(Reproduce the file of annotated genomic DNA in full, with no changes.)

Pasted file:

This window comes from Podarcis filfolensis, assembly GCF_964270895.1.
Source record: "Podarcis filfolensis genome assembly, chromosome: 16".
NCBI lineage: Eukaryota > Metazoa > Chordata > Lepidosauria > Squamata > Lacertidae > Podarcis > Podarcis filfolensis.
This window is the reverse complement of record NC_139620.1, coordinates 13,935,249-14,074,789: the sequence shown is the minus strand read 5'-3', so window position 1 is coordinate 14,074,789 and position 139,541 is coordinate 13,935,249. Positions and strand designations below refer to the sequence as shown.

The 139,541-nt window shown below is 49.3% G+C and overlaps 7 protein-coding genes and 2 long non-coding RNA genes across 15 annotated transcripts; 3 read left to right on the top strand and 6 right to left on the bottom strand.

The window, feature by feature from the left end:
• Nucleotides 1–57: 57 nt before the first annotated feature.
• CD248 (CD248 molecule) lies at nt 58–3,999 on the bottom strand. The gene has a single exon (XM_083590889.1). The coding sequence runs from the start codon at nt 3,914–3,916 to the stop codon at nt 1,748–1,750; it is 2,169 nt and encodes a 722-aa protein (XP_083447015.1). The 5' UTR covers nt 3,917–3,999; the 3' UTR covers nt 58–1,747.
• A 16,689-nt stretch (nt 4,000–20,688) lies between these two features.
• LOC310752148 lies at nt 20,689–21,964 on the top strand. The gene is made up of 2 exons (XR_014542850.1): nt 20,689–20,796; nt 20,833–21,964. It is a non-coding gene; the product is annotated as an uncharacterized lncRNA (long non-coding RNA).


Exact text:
This window comes from Podarcis filfolensis, assembly GCF_964270895.1.
Source record: "Podarcis filfolensis genome assembly, chromosome: 16".
NCBI lineage: Eukaryota > Metazoa > Chordata > Lepidosauria > Squamata > Lacertidae > Podarcis > Podarcis filfolensis.
This window is the reverse complement of record NC_139620.1, coordinates 13,935,249-14,074,789: the sequence shown is the minus strand read 5'-3', so window position 1 is coordinate 14,074,789 and position 139,541 is coordinate 13,935,249. Positions and strand designations below refer to the sequence as shown.

The 139,541-nt window shown below is 49.3% G+C and overlaps 7 protein-coding genes and 2 long non-coding RNA genes across 15 annotated transcripts; 3 read left to right on the top strand and 6 right to left on the bottom strand.

The window, feature by feature from the left end:
• Nucleotides 1–57: 57 nt before the first annotated feature.
• CD248 (CD248 molecule) lies at nt 58–3,999 on the bottom strand. The gene has a single exon (XM_083590889.1). The coding sequence runs from the start codon at nt 3,914–3,916 to the stop codon at nt 1,748–1,750; it is 2,169 nt and encodes a 722-aa protein (XP_083447015.1). The 5' UTR covers nt 3,917–3,999; the 3' UTR covers nt 58–1,747.
• A 16,689-nt stretch (nt 4,000–20,688) lies between these two features.
• LOC310752148 lies at nt 20,689–21,964 on the top strand. The gene is made up of 2 exons (XR_014542850.1): nt 20,689–20,796; nt 20,833–21,964. It is a non-coding gene; the product is annotated as an uncharacterized lncRNA (long non-coding RNA).